For someone who usually manages by the book, these moves don’t hold up to a close examination. The first line to consider is Mike Gonzalez’s. The Orioles’ lefty has, for 2010, a reverse split. Leties are 10 for 29 against him while righties are 7 for 46 with 18 strike outs. Even over the last three years, lefties have fared slightly better against Gonzalez than righties have. Yet, Girardi took out his lefty — on-base machine Brett Gardner — who doesn’t exhibit significant splits to use Mark Teixeira. In a vacuum, that’s a defensible move even if the intentional walk was the most obvious of intentional walks.

A game, though, isn’t played in a vacuum. Since Lance Berkman isn’t nearly the same hitter from the right side as he is from the left and because Gonzalez is better against righties, Girardi’s decision to use Teixeira for Gardner and not to save him for Berkman came back to haunt the Yankees in a bad way. Girardi, in other words, managed to burn through seven players for three lineup spots, and the moves simply did not maximize the Yanks’ available resources or deploy them at the right time. We saw Girardi fall victim to this problem in Texas, and to a lesser extent, we saw it again yesterday.

For most of the year, Girardi handles the roster well. He might sacrifice bunt more often than we’d like; he might have leaned a bit too heavily on Francisco Cervelli out of the necessity of it this year. But by and large, he’s a steady manager. Yet, with the expanded rosters, he’s been too clever by half, and he starts to run through bench players with no regard for strategy. In the grand scheme of the season, the Yanks won’t rue losing yesterday’s game; their playoff spot is very secure. But we saw a glimpse of a Joe Girardi who did not have good grasp on the implications of his move and seemed to act without thinking. It was very un-Girardi-like.

Metro-North fire impacting service to Yankee Stadium

A late-morning fire at the 138th St. Lift Bridge that spans the Harlem River had shuttered all Metro-North service to and from Grand Central. As of twenty minutes ago, however, commuter trains are again servicing Manhattan but with 15-minute residual delays. For Yankee Stadium-bound customers, trains will be operating on or close to schedule prior to this evening’s game, but fans are advised to leave extra travel time to and from the game tonight.

RISP FAIL: The Culprits

The one constant through this recent stretch of poor play has been the Yankees’ complete inability to get runners in and tack on those important insurance runs. It burned them yet again yesterday, and since this 4-9 stretch started on Sept. 5th, the Yanks have left 115 runners on base. That’s 8.8 runners per game, or over 1,425 runners per 162 games. Last season they stranded a total of 1,238 runners, and before this stretch they were on pace to strand just 1,198 batters this season. It’s an obvious problem.

It takes a team effort for an offense to struggle this bad with men in scoring position, so we can’t pin it on one or two players no matter how much we want to. Lance Berkman and his pair of GIDP’s yesterday is hardly the root of the problem, it’s just a microcosm of how things have been going. Here’s a quick look at the regulars (sorry, Colin Curtis) and how they’ve performed with men on second and/or third during this stretch of suckiness (click to enlarge) …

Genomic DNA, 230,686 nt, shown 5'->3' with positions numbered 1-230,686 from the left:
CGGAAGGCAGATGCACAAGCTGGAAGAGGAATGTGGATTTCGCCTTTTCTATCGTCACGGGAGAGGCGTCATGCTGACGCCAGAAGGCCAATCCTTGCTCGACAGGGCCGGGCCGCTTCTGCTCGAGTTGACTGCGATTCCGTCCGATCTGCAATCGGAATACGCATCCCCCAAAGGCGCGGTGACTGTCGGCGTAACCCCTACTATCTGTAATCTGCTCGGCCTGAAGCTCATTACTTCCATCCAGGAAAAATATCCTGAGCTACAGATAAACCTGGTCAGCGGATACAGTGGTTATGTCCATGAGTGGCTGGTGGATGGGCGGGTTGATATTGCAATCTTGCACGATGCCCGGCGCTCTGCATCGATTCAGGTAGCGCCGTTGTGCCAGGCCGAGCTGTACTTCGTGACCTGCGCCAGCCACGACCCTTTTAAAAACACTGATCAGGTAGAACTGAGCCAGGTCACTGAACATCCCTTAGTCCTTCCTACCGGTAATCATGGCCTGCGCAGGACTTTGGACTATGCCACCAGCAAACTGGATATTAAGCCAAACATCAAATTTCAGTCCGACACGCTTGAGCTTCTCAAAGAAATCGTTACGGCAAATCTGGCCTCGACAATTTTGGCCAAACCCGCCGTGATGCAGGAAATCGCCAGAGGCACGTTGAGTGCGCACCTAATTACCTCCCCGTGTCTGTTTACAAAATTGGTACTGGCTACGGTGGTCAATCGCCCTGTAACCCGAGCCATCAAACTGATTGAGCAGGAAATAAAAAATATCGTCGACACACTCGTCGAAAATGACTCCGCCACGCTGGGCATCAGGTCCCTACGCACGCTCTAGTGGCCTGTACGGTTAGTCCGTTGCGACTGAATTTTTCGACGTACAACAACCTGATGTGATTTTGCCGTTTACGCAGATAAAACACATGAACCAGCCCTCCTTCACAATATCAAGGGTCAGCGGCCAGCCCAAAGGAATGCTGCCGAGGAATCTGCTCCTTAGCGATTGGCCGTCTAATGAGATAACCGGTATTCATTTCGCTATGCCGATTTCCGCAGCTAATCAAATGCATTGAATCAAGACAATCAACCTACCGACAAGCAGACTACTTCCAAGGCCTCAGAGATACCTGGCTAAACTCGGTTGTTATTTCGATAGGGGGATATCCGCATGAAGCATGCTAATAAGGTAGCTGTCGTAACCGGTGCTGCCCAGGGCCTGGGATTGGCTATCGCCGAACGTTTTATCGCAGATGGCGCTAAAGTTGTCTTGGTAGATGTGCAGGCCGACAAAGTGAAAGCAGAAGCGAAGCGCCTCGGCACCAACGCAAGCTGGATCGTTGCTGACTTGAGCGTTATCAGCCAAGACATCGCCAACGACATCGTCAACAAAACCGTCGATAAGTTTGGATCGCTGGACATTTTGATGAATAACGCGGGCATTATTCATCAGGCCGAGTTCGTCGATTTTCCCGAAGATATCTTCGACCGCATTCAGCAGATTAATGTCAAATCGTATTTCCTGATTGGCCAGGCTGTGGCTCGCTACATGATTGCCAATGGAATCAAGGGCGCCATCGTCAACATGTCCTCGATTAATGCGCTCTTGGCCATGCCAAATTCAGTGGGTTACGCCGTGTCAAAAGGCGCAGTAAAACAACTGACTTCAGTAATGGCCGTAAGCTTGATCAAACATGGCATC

As you can see, the only guys pulling their weight in these spots have been A-Rod and Cano. Everyone else has, putting it kindly, come up short. The good news is that if you take out the disaster that is Austin Kearns (who only played regularly because of injury), the regulars have only struck out 11 times in 110 plate appearances with men in scoring position during this stretch, a 10.0% strikeout rate that’s far, far better than the 18.1% league average with RISP.

Putting the ball in play hasn’t been the problem whatsoever, the hits just aren’t dropping in. It’s not a sign of being “unclutch” or anything like that, it’s just dumb luck. Baseball can be cruel like that. At some point things will get back to the way they should be and were for the vast majority of the season and these balls are going to start finding the grass. It’s inevitable.

As a team, the Yanks have hit just .197 with a .315 on-base percentage (somewhat inflated by five intentional walks and two hit by pitches) and a .098 ISO since that magic Sept. 5th date. That’s just an unsustainably bad pace. Even the Mariners, who are in danger of having the worst offensive season in the expansion era (seriously), have hit .230 with a .320 OBP and a .109 ISO with RISP this year.  Before this stretch, Joe Girardi‘s boy hit .265 with a .366 OBP and a .171 ISO with RISP on the season, and it’s only a batter of time before they return to that level. The Yankees are simply too talented to keep performing this poorly for an extended period of time.

And you know what, there’s one other thing to keep in mind here. We’re talking about an incredibly small sample of data. 118 plate appearances is nothing, and neither is 13 games. That’s just about 8% of the season, and no one should be rushing to make conclusions based on that amount of data. But given the time of year and the division race, things have a tendency to get blown out of proportion. Yes, this lack of getting the man in completely sucks and it’s frustrating as hell, but it won’t last and it’s certainly not some fatal flaw that is just now being exposed. It happens, and it’ll pass hopefully sooner rather than later.

* * *

And as far as this squeeze bunt/suicide squeeze stuff, please, just stop it. It’s not a high-percentage play like most make it out to be, in fact it’s quite the opposite. It takes a perfect bunt to execute; not a good bunt, not a very good bunt, a perfect bunt. If it’s too close to the catcher, the runner coming in from third is toast. Same thing if it’s too close to the pitcher, first baseman, or third baseman. And if it happens to go foul, then you’re done, because the element of surprise is gone. Good teams never ever ever pull these kinds of plays, they rely on their players to hit the ball and get the run in. Smallball simply isn’t a long-term winning strategy, plain and simple. Go ahead and tell me the last time a smallball team won a World Championship. I’ll wait.